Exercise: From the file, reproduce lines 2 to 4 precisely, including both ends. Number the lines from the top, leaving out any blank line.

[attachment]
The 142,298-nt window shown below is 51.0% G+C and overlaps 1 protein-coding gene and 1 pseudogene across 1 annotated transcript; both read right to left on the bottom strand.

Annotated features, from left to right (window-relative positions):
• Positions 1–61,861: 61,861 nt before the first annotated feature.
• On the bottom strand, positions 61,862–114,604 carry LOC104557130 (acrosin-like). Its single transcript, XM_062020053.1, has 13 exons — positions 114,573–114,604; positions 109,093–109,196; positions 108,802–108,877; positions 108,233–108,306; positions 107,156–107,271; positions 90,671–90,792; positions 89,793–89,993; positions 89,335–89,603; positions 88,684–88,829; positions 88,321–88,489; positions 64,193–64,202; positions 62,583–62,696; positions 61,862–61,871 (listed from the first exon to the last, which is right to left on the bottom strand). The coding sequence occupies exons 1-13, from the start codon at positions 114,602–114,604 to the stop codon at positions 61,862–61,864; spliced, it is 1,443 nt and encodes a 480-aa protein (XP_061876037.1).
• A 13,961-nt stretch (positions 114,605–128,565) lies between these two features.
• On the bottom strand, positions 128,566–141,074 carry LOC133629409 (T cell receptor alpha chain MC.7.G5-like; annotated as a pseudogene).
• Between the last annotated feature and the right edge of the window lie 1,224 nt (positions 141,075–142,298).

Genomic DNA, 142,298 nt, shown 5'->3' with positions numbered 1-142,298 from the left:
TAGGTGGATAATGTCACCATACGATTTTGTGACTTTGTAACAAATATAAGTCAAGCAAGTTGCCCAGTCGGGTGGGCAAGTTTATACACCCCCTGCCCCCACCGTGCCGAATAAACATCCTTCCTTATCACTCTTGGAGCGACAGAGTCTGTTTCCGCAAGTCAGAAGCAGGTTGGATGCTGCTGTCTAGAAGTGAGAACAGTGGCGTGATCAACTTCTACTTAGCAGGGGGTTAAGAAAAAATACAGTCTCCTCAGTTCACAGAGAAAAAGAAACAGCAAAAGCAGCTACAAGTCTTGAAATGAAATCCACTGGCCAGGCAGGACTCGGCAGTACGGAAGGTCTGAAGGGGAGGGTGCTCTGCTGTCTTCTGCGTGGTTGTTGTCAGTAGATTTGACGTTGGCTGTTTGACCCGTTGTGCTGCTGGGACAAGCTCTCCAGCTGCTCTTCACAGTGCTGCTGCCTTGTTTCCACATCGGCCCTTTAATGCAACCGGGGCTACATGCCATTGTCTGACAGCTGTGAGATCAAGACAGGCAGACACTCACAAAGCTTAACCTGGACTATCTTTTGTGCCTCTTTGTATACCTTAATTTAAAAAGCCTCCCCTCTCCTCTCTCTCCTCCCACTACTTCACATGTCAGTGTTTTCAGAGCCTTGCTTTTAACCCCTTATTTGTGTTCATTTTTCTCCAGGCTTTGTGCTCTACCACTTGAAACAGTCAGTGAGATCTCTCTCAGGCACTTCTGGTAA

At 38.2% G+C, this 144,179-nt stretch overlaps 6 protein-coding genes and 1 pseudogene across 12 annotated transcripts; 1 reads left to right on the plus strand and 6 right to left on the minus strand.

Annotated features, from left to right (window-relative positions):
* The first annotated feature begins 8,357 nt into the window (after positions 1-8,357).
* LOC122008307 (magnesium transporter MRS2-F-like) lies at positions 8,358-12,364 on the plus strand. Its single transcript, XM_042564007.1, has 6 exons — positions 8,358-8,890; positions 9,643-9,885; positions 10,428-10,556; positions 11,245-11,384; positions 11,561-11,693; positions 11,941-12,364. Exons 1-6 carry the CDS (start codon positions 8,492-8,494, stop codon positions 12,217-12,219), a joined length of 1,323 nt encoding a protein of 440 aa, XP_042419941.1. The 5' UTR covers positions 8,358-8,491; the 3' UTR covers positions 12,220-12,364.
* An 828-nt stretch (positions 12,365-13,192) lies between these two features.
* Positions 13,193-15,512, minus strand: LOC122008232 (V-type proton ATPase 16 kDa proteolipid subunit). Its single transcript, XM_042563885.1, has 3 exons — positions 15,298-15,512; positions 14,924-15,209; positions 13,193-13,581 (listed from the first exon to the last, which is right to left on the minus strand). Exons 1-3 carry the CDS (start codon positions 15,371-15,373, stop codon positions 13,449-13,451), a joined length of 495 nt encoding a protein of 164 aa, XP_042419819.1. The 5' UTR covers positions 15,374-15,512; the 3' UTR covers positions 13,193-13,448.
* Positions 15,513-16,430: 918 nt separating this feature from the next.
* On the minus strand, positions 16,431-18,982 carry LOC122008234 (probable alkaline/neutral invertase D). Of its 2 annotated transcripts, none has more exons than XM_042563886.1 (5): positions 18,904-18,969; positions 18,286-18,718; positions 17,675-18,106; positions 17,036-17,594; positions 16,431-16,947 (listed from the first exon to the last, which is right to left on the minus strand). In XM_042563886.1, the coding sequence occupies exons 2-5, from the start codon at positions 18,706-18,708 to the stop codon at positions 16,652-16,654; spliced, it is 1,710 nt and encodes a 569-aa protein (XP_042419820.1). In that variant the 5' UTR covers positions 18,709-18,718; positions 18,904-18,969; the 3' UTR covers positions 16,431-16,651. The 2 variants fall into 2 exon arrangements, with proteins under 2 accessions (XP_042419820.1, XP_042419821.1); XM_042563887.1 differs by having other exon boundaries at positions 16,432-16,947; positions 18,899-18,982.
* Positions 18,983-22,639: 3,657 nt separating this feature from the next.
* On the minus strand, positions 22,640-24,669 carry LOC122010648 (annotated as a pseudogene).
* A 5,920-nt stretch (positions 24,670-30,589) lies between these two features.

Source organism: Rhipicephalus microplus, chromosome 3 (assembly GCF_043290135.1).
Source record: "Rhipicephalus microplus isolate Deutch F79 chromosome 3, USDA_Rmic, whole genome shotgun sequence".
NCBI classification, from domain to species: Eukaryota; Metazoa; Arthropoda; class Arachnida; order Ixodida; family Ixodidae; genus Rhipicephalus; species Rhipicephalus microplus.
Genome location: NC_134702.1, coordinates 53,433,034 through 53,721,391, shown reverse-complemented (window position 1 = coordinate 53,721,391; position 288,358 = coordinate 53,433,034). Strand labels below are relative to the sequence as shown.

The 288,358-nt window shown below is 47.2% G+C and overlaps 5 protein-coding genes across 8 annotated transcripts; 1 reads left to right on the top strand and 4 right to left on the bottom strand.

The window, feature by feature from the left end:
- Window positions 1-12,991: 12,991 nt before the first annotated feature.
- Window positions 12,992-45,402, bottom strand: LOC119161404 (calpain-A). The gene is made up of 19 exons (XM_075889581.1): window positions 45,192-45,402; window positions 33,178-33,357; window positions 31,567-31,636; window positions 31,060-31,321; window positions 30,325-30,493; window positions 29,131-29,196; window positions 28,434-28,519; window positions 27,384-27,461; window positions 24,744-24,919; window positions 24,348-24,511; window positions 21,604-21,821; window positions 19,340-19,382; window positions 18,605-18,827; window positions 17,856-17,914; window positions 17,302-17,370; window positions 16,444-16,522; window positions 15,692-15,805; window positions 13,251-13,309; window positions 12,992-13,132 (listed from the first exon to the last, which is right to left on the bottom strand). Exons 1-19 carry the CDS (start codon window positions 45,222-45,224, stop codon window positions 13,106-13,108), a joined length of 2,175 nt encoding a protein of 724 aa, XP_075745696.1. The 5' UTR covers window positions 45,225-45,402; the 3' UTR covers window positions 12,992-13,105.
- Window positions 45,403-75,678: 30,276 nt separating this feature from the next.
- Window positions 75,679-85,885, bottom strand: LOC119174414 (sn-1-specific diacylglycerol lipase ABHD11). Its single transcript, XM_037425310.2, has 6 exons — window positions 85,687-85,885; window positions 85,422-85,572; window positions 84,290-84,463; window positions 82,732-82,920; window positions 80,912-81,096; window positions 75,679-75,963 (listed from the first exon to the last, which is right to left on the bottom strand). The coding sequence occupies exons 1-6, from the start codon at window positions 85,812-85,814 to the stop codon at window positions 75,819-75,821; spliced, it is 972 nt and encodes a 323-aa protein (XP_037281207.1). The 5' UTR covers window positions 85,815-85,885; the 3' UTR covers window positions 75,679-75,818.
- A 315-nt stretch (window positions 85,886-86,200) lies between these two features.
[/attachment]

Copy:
Annotated features, from left to right (window-relative positions):
• Positions 1–61,861: 61,861 nt before the first annotated feature.
• On the bottom strand, positions 61,862–114,604 carry LOC104557130 (acrosin-like). Its single transcript, XM_062020053.1, has 13 exons — positions 114,573–114,604; positions 109,093–109,196; positions 108,802–108,877; positions 108,233–108,306; positions 107,156–107,271; positions 90,671–90,792; positions 89,793–89,993; positions 89,335–89,603; positions 88,684–88,829; positions 88,321–88,489; positions 64,193–64,202; positions 62,583–62,696; positions 61,862–61,871 (listed from the first exon to the last, which is right to left on the bottom strand). The coding sequence occupies exons 1-13, from the start codon at positions 114,602–114,604 to the stop codon at positions 61,862–61,864; spliced, it is 1,443 nt and encodes a 480-aa protein (XP_061876037.1).